• Bryan Norcross

Tropical Depression NINE forms in the Caribbean and aims toward Florida

Tropical Depression NINE formed out of the disturbance we've been following in the Caribbean. It appears that the hostile upper-level winds that were limiting development let up just enough for the thunderstorms to form near the center of rotation. The fact that we now have a well-defined center helps the forecasting. The computer forecast models have a better starting point to latch onto.



Now that the system is a tropical depression, we get a cone from the National Hurricane Center. Hopefully, that will get more people in Florida to pay close attention to the potential threat, which is harder to accomplish for a disorganized disturbance on the other side of the Caribbean Sea.


The NHC cone shows the threat zone as the Florida peninsula. The cone is a compromise of the key computer forecast models, some of which show landfall close to Tampa Bay and others that take the storm closer to Miami. A consensus of the models – in other words, a kind of average – is historically the most accurate predictor of where the storm is going to go.


But there are a couple of important points. Bear in mind that, on average, the center of the storm stays inside the cone about 2/3 of the time. And when a system is just forming, forecasts are poorer, so the accuracy is even less.


While the current cone is the best estimate of the system's track based on the available information. As the depression gets better developed and turns into a tropical storm with a well-defined center, the forecasts should improve, and we can have more confidence in the cone. The point is that we should expect adjustments in the coming days.



The timeline with this storm is compressed. It's not like when Irma was approaching when we watched the storm's progress for more than a week. Plans are going to have to be implemented in a hurry.


If the storm were to move toward the Keys and extreme South Florida, the current timeline puts the storm there as early as Tuesday. If it were to move toward Central Florida, it would be more like Wednesday. If it went outside the cone to the northern Gulf coast, it would arrive on Thursday plus or minus.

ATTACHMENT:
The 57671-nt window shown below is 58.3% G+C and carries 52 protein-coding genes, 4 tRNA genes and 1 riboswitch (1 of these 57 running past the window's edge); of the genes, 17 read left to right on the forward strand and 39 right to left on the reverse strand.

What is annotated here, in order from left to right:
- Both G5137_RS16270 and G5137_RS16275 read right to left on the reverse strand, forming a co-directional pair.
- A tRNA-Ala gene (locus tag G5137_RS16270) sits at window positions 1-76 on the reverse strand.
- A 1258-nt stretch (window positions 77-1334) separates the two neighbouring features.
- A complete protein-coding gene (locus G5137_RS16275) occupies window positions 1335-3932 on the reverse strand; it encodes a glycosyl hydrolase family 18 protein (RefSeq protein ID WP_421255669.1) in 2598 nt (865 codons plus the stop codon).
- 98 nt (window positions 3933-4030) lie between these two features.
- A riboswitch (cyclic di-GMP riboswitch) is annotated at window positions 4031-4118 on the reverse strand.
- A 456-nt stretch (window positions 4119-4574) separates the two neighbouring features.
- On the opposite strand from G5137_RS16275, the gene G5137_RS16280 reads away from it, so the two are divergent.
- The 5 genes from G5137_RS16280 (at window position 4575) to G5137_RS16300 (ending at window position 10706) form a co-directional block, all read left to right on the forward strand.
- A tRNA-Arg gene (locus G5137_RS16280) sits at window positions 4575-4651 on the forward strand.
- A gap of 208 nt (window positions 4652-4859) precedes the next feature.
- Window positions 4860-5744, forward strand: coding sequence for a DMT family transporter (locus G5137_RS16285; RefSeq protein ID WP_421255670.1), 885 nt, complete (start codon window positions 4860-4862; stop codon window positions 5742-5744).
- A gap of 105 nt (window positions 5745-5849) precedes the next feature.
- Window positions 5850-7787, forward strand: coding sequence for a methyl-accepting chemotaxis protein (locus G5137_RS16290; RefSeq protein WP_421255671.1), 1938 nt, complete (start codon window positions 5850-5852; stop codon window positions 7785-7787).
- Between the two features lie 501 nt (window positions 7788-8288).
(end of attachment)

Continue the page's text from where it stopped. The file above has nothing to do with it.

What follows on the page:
The timeline is subject to change, of course, but it's unlikely to be radically different.


A strong jet-stream dip is forecast to reach the Gulf of Mexico Sunday and Monday. That feature should scoop up the storm and arc it north and east. Since we don't know exactly where the system will be when the dip grabs it, we don't know exactly where the arcing track will end up.


People in the northern Bahamas should also monitor the progress of the system.


The water is very warm on the storm's track. There is no obvious reason it won't steadily intensify. The only inhibiting factor would seem to be whether the upper-level winds are conducive. The forecast shows the environment as essentially ideal for intensification before the system gets to Cuba. In the Gulf, some dry air might come into play as well as slightly more hostile winds. But if the storm intensifies significantly, that might not be a factor. Strong storms can better throw off outside influences.


Right now, the National Hurricane Center is forecasting the system to be a strong Category 2 hurricane at landfall in Florida. This means that all planning has to assume it could be at least a Category 3. We always assume at least a one category error this far in advance.


If you live in the threat zone, do your friends and neighbors a favor and be sure they are paying attention.



Hurricane Fiona is now just past Bermuda on its way to eastern Canada. The Canadian weather service is warning that Fiona is shaping up to be a severe event for Atlantic Canada and eastern Quebec. A large area will experience hurricane-force winds. Strong storms are not uncommon there, but normally they are in the winter when there are no leaves on the trees. Prolonged and widespread power outages are predicted.


Flooding is also possible from continuous rain, and the coastline will be battered by waves over 30 feet, causing significant erosion in some areas.


This is all forecast to begin later today and continue into Saturday.


Tropical Storm Gaston is doing a loop over the northern Azores - islands in the northeast Atlantic. The storm isn't terribly strong, but it is going to be relentless.


Tropical Disturbance #1 is a disorganized mass of showers. It has a slight chance of developing into a tropical depression.


Tropical Disturbance #2 is a robust system in the waters just off the African coast. It has a good chance of developing into at least a depression as it moves to the north.


Tropical Disturbance #1 and #3 are in a race to get named first. The next name on the list is Hermine, and the one after that is Ian.


Stay well informed in the Florida threat zone to be sure you have the latest information. Things will develop quickly over the next few days.